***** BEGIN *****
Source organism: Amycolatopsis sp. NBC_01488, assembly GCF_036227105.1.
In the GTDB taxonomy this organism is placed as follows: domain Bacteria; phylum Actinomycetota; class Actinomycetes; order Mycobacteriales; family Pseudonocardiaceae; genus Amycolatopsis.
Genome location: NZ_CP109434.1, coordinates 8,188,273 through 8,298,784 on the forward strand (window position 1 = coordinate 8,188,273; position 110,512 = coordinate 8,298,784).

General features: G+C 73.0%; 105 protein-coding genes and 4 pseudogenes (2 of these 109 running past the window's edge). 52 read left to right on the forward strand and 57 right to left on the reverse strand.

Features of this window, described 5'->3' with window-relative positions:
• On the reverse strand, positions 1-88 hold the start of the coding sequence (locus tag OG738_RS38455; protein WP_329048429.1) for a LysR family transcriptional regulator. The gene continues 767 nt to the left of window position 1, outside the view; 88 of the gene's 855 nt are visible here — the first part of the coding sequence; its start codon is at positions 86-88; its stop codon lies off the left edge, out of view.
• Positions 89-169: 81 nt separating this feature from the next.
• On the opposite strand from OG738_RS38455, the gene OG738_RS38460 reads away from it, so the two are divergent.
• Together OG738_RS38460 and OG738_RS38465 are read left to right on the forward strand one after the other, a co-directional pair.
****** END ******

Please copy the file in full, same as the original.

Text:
Source organism: Amycolatopsis sp. NBC_01488, assembly GCF_036227105.1.
In the GTDB taxonomy this organism is placed as follows: domain Bacteria; phylum Actinomycetota; class Actinomycetes; order Mycobacteriales; family Pseudonocardiaceae; genus Amycolatopsis.
Genome location: NZ_CP109434.1, coordinates 8,188,273 through 8,298,784 on the forward strand (window position 1 = coordinate 8,188,273; position 110,512 = coordinate 8,298,784).

General features: G+C 73.0%; 105 protein-coding genes and 4 pseudogenes (2 of these 109 running past the window's edge). 52 read left to right on the forward strand and 57 right to left on the reverse strand.

Features of this window, described 5'->3' with window-relative positions:
• On the reverse strand, positions 1-88 hold the start of the coding sequence (locus tag OG738_RS38455; protein WP_329048429.1) for a LysR family transcriptional regulator. The gene continues 767 nt to the left of window position 1, outside the view; 88 of the gene's 855 nt are visible here — the first part of the coding sequence; its start codon is at positions 86-88; its stop codon lies off the left edge, out of view.
• Positions 89-169: 81 nt separating this feature from the next.
• On the opposite strand from OG738_RS38455, the gene OG738_RS38460 reads away from it, so the two are divergent.
• Together OG738_RS38460 and OG738_RS38465 are read left to right on the forward strand one after the other, a co-directional pair.